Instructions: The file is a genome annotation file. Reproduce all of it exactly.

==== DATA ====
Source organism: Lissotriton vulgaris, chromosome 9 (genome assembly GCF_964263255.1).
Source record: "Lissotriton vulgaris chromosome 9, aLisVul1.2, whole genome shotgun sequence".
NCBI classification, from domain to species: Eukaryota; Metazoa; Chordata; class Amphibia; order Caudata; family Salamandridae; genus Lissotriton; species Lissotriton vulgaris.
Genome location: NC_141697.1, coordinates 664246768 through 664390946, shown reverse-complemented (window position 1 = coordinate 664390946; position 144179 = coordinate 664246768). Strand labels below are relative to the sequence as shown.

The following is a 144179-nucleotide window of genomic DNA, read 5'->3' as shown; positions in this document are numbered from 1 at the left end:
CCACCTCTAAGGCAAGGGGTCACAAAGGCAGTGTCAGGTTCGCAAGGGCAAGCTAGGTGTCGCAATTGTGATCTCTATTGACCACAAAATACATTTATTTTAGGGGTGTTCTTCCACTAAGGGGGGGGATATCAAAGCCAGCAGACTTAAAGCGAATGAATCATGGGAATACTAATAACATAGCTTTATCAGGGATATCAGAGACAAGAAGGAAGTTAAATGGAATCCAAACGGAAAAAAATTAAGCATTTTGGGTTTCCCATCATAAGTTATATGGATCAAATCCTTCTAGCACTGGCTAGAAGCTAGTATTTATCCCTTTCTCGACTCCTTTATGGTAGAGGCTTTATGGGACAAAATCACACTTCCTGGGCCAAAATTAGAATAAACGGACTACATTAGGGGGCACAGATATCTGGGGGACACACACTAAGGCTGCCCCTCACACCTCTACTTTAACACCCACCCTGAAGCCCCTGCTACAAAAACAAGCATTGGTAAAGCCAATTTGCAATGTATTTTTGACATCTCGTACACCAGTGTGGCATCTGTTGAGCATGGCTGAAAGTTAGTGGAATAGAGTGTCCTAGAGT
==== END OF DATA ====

Source organism: Lissotriton vulgaris, chromosome 9 (genome assembly GCF_964263255.1).
Source record: "Lissotriton vulgaris chromosome 9, aLisVul1.2, whole genome shotgun sequence".
NCBI classification, from domain to species: Eukaryota; Metazoa; Chordata; class Amphibia; order Caudata; family Salamandridae; genus Lissotriton; species Lissotriton vulgaris.
Genome location: NC_141697.1, coordinates 664246768 through 664390946, shown reverse-complemented (window position 1 = coordinate 664390946; position 144179 = coordinate 664246768). Strand labels below are relative to the sequence as shown.

The following is a 144179-nucleotide window of genomic DNA, read 5'->3' as shown; positions in this document are numbered from 1 at the left end:
CCACCTCTAAGGCAAGGGGTCACAAAGGCAGTGTCAGGTTCGCAAGGGCAAGCTAGGTGTCGCAATTGTGATCTCTATTGACCACAAAATACATTTATTTTAGGGGTGTTCTTCCACTAAGGGGGGGGATATCAAAGCCAGCAGACTTAAAGCGAATGAATCATGGGAATACTAATAACATAGCTTTATCAGGGATATCAGAGACAAGAAGGAAGTTAAATGGAATCCAAACGGAAAAAAATTAAGCATTTTGGGTTTCCCATCATAAGTTATATGGATCAAATCCTTCTAGCACTGGCTAGAAGCTAGTATTTATCCCTTTCTCGACTCCTTTATGGTAGAGGCTTTATGGGACAAAATCACACTTCCTGGGCCAAAATTAGAATAAACGGACTACATTAGGGGGCACAGATATCTGGGGGACACACACTAAGGCTGCCCCTCACACCTCTACTTTAACACCCACCCTGAAGCCCCTGCTACAAAAACAAGCATTGGTAAAGCCAATTTGCAATGTATTTTTGACATCTCGTACACCAGTGTGGCATCTGTTGAGCATGGCTGAAAGTTAGTGGAATAGAGTGTCCTAGAGT